Classical Civilisation

Welcome

“Education is the kindling of a flame, not the filling of a vessel”

– Socrates 469-399 BC


In Classical Civilisation at the DCHS we wish to foster an appreciation of the literature, society and history of the Greeks and Romans. We also want you to develop an awareness of the influence of the classical cultures throughout the ages and of the similarities and differences between the classical and modern worlds. Through the study of classical culture and texts in translation we will endeavour to enhance your analytical, debating and writing skills and encourage an appreciation of the cross curricular links that the subject affords, recognising that there is no academic or life pursuit which a knowledge of the Classics does not enrich. But above all, through studying a subject, which has fascinated and inspired generations of scholars throughout the millennia, we hope that you will be fired with a life-long passion and enthusiasm for every aspect of the classical world.

Key Stage 5

Year 12 two topics are studied:

The World of the Hero – Homer’s “Odyssey”

The Homeric epics were considered to be the foundation of Greek culture. This component provides learners with the opportunity to appreciate the lasting legacy of the Homeric world and to explore its attitudes and values. The Odyssey, with its heroes, gods and exciting narratives, has been in continuous study since its conception and remains popular today.

Culture and the Arts – Greek Theatre

The drama produced in the ancient Greek theatre forms some of the most powerful literature of the ancient world. This component involves the study of the physical theatre space used by the Greeks to stage their dramas, and also depictions of this staging in the visual/material record. This study of the production of Greek drama is coupled with an in–depth study of three plays, all of which have proven to be enduring favourites.

Year 13 two topics are studied:

The World of the Hero – Virgil’s “Aeneid”

This component provides learners with the opportunity to appreciate Virgil’s Aeneid, a cornerstone and landmark in Western literature. Drawing inspiration from Homer, as well as from his own cultural and political context, Virgil explored what it was to be a hero in the Roman world and created a work which has proven enduringly popular.

Beliefs and Ideas – Greek Religion

Religion was an essential part of ancient Greek identity, permeating all strata of society and all aspects of an individual’s daily life. This component explores such areas as the nature of the Olympian gods, rituals, sanctuaries and philosophical thinking.

Assessment

Students will be assessed by three external examinations at the end of the course in Year 13:

Paper 1 – The World of the Hero – The “Odyssey” and the “Aeneid” – 2 hrs 20 mins – 40% of the total marks

Paper 2 – Culture and the Arts – Greek Theatre – 1 hr 45 mins – 30% of the total marks

Paper 3 – Beliefs and Ideas – Greek Religion – 1 hr 45 mins – 30% of the total marks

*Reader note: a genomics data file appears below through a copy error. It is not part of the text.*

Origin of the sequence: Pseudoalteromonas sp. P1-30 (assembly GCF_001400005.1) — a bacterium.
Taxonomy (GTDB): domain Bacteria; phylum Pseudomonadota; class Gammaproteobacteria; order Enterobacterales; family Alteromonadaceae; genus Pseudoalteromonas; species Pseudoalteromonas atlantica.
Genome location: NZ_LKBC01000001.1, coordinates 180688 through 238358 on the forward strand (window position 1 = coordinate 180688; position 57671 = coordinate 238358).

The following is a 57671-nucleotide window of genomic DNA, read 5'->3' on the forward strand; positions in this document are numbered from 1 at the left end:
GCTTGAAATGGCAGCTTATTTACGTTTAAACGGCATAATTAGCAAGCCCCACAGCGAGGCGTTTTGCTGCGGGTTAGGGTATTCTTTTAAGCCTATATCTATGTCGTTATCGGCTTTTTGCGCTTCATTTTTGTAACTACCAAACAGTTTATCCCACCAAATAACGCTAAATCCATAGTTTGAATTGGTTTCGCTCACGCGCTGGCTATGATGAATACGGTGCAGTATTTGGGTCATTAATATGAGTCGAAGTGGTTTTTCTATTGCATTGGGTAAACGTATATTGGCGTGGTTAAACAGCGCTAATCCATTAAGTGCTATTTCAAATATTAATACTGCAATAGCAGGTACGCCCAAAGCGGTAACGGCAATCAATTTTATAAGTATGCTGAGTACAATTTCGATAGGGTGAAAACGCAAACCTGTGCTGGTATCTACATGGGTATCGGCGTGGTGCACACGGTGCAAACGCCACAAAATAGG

Examination Boards

A Level – OCR Classical Civilisation – H408

Resources to Support Learning

Useful websites:

OCR A Level Classical Civilisation syllabus

https://www.ocr.org.uk/qualifications/as-and-a-level/classical-civilisation-h008-h408-from-2017/

Bloomsbury Companion Website OCR A and AS level Classical Civilisation

https://www.bloomsbury.com/cw/ocr-as-and-a-level-classical-civilisation/

Textbooks:

Bloomsbury – The World of the Hero

Bloomsbury – Greek Theatre (and Imperial Image)

Bloomsbury – Greek Religion (and Democracy and the Athenians)

Prescribed Texts:

Homer’s Odyssey – (Penguin Classics)

Sophocles’ “Oedipus the King” in The Three Theban plays – (Penguin Classics)

Euripides’ “Bacchae” – (Cambridge Translations from Greek Drama)

Aristophanes’ “Frogs” – (Cambridge Translations from Greek Drama)

Virgil’s “Aeneid” – (Penguin Classics)


Careers Links

In studying Classical Civilisation students develop an understanding of cultures very different from their own. They acquire valuable transferable skills such as analysing sources and developing independent, critical and evaluative approaches. They learn to formulate and support an extended written argument. Such skills are essential to Further and Higher Education and provide a strong foundation for progression into employment.

Many Universities value Classical Civilisation because of the significant Classical influence on European culture. It is therefore a useful foundation subject and combines well at both A and Degree Level with such subjects as Music, History, Drama, English, Art History, Philosophy and Politics.

It is a fascinating subject in its own right and several students have chosen to study Archaeology, Ancient History or Classical Civilisation at University after completing the A level course.

Classical Civilisation leads to as many varied vocations as other Arts subjects. Students and graduates of Classics have pursued careers in such areas as Archaeology, Teaching, Law, Performing Arts, Civil Service, Archivism and Heritage Management.

Subject Staff

Miss C Lawrence